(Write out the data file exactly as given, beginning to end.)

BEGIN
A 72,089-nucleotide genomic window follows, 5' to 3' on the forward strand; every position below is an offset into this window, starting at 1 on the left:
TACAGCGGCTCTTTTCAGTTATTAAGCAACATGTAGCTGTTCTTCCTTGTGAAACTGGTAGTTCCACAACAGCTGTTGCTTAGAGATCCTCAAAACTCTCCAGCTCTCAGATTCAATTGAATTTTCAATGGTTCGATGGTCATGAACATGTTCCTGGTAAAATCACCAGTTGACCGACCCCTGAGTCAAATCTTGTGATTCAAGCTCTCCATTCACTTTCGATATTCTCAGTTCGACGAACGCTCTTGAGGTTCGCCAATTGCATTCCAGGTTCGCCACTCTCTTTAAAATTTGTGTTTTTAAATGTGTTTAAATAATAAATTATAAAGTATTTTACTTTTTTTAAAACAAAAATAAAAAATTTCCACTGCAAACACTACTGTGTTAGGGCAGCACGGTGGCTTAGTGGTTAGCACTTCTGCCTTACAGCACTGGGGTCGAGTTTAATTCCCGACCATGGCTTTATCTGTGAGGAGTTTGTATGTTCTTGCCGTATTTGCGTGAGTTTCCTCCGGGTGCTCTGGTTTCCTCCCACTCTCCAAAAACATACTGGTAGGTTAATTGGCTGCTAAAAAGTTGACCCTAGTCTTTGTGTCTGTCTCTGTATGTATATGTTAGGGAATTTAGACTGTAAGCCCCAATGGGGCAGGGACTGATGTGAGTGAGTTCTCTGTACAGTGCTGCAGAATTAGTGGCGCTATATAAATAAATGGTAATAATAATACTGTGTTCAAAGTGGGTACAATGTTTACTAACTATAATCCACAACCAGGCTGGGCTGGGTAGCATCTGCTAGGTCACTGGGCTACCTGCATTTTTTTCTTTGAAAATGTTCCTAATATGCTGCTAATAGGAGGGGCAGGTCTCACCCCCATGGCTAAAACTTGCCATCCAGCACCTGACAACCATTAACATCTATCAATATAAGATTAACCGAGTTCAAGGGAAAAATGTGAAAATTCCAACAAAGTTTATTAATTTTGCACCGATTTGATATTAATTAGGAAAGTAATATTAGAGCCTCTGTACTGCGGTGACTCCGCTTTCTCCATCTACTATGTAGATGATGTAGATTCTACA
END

A 72,089-nucleotide genomic window follows, 5' to 3' on the forward strand; every position below is an offset into this window, starting at 1 on the left:
TACAGCGGCTCTTTTCAGTTATTAAGCAACATGTAGCTGTTCTTCCTTGTGAAACTGGTAGTTCCACAACAGCTGTTGCTTAGAGATCCTCAAAACTCTCCAGCTCTCAGATTCAATTGAATTTTCAATGGTTCGATGGTCATGAACATGTTCCTGGTAAAATCACCAGTTGACCGACCCCTGAGTCAAATCTTGTGATTCAAGCTCTCCATTCACTTTCGATATTCTCAGTTCGACGAACGCTCTTGAGGTTCGCCAATTGCATTCCAGGTTCGCCACTCTCTTTAAAATTTGTGTTTTTAAATGTGTTTAAATAATAAATTATAAAGTATTTTACTTTTTTTAAAACAAAAATAAAAAATTTCCACTGCAAACACTACTGTGTTAGGGCAGCACGGTGGCTTAGTGGTTAGCACTTCTGCCTTACAGCACTGGGGTCGAGTTTAATTCCCGACCATGGCTTTATCTGTGAGGAGTTTGTATGTTCTTGCCGTATTTGCGTGAGTTTCCTCCGGGTGCTCTGGTTTCCTCCCACTCTCCAAAAACATACTGGTAGGTTAATTGGCTGCTAAAAAGTTGACCCTAGTCTTTGTGTCTGTCTCTGTATGTATATGTTAGGGAATTTAGACTGTAAGCCCCAATGGGGCAGGGACTGATGTGAGTGAGTTCTCTGTACAGTGCTGCAGAATTAGTGGCGCTATATAAATAAATGGTAATAATAATACTGTGTTCAAAGTGGGTACAATGTTTACTAACTATAATCCACAACCAGGCTGGGCTGGGTAGCATCTGCTAGGTCACTGGGCTACCTGCATTTTTTTCTTTGAAAATGTTCCTAATATGCTGCTAATAGGAGGGGCAGGTCTCACCCCCATGGCTAAAACTTGCCATCCAGCACCTGACAACCATTAACATCTATCAATATAAGATTAACCGAGTTCAAGGGAAAAATGTGAAAATTCCAACAAAGTTTATTAATTTTGCACCGATTTGATATTAATTAGGAAAGTAATATTAGAGCCTCTGTACTGCGGTGACTCCGCTTTCTCCATCTACTATGTAGATGATGTAGATTCTACA